ORCHARD PARK, N.Y. – Harry Jacobs can still hear the crowd booing loudly at Buffalo’s War Memorial Stadium as Jack Kemp took the field in place of benched quarterback – and fan favorite – Daryle Lamonica.
What made the moment memorable some 45 years later was how Kemp immediately made the booing stop and the cheers start by connecting with Charley Ferguson for a touchdown.
For Jacobs, the former Bills linebacker, that was the first of many examples of the persevering quality that made Kemp an unquestioned leader – and winner – on the football field long before he ever became a political player. And it’s a memory Jacobs cherished Sunday, a day after Kemp died of cancer at his home in Bethesda, Md., at the age of 73.
“He had the ability to come back at times of adversity and make things happen,” Jacobs said Sunday. “He didn’t shrink away from anything. Every challenge he ever saw, he faced up to it. He just kept going.”
Kemp lived on the national stage for most of his adult life, transforming what he learned in sports into a successful political career. That part of his life culminated in 1996, when he was the Republican nominee for vice president in Bob Dole’s losing bid to unseat President Bill Clinton.
In between football and a spot on the Republican presidential ticket, Kemp represented western New York for nine terms in Congress and served a term as President George H.W. Bush’s housing secretary.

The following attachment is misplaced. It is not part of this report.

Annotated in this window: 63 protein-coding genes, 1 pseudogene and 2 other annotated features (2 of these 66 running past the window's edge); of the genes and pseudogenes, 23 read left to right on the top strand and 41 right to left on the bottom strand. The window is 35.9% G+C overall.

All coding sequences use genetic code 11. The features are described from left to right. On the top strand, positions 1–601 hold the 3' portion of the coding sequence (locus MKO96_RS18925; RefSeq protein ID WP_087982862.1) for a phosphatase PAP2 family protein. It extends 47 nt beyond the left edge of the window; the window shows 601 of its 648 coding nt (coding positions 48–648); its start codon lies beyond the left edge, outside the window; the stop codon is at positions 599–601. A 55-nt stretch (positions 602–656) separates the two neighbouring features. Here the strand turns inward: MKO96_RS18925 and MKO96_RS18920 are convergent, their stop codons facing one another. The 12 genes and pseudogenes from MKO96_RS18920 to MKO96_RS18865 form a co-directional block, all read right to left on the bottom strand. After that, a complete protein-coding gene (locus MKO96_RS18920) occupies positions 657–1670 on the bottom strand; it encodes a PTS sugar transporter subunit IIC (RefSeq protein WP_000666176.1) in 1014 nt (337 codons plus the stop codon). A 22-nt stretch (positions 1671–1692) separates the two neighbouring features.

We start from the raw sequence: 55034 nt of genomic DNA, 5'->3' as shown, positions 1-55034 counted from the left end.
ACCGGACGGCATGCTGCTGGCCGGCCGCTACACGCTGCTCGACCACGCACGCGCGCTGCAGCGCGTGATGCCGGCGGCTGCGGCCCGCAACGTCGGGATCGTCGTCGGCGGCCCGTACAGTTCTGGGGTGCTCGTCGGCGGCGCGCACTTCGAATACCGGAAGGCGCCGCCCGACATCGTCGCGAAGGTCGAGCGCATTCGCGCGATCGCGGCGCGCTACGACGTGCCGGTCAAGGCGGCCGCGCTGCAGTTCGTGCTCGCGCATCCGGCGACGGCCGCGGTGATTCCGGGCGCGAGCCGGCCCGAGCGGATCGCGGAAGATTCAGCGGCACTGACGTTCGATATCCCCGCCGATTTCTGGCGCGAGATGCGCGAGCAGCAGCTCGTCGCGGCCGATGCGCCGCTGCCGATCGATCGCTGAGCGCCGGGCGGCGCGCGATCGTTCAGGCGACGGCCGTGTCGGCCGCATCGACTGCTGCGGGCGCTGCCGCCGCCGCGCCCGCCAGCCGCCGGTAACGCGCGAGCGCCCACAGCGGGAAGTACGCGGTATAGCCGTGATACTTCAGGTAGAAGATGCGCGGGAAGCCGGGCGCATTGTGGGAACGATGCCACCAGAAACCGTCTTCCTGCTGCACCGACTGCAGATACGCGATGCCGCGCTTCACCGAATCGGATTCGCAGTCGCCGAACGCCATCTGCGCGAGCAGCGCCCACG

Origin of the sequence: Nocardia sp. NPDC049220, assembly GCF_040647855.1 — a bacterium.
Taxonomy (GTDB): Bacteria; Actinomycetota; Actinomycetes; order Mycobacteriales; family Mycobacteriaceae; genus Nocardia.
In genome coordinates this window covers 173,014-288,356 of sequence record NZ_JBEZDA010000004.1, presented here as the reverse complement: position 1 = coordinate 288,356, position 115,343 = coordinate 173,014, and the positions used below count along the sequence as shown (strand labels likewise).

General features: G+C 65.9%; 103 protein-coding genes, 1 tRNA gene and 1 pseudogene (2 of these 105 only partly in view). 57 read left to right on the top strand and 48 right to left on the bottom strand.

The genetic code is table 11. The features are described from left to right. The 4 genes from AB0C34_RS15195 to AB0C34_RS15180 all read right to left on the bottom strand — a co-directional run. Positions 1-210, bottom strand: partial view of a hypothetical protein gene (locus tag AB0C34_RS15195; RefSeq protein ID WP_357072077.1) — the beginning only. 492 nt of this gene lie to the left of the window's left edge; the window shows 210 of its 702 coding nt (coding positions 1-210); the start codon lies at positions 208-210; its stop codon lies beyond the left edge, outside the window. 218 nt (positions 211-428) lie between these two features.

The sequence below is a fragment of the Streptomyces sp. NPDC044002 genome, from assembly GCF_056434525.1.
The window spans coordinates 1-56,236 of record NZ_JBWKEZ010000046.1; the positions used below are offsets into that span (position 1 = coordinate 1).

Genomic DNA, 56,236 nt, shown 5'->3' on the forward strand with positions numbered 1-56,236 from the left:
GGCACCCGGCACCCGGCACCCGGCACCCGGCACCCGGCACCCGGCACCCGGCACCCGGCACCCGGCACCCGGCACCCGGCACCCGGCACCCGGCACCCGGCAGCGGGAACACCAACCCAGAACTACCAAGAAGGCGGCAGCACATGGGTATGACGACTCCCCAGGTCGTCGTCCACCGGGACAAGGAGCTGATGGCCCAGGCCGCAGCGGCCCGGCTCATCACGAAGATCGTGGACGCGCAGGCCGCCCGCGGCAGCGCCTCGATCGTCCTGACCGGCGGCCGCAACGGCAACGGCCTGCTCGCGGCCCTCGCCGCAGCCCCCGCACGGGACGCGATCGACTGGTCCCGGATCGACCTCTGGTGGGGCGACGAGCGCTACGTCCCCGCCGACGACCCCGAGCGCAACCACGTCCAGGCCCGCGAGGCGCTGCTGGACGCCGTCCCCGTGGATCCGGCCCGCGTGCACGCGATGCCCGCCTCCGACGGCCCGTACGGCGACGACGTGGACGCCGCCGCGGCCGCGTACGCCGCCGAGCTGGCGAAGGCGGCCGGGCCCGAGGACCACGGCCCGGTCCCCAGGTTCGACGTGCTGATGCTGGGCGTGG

Through it all, Kemp exemplified the leadership skills first noticed by his former Bills teammates.
“You never saw fear in his eyes. You always saw confidence. And I saw that in his political career, too,” Hall of Fame guard Billy Shaw said. “That’s what made Jack the man he was. His ability to rise to the occasion – whether it was on the football field or the political field – and always come up with a solution.”
Kemp was undeterred during an 11-year career in football, which began with him failing to make the rosters of four teams – even one in the Canadian Football League – before he landed in Buffalo. By the time he retired in 1969, Kemp led the Bills to consecutive American Football League championships in 1964 and ’65. He continues to hold a special place for a franchise entering its 50th year.
What was impressive was Kemp’s ability to deliver at the most important moments.
“When Jack was in the huddle, they knew that some way he was going to get it done,” said Paul Maguire, the Bills’ former linebacker and punter, and current football broadcaster.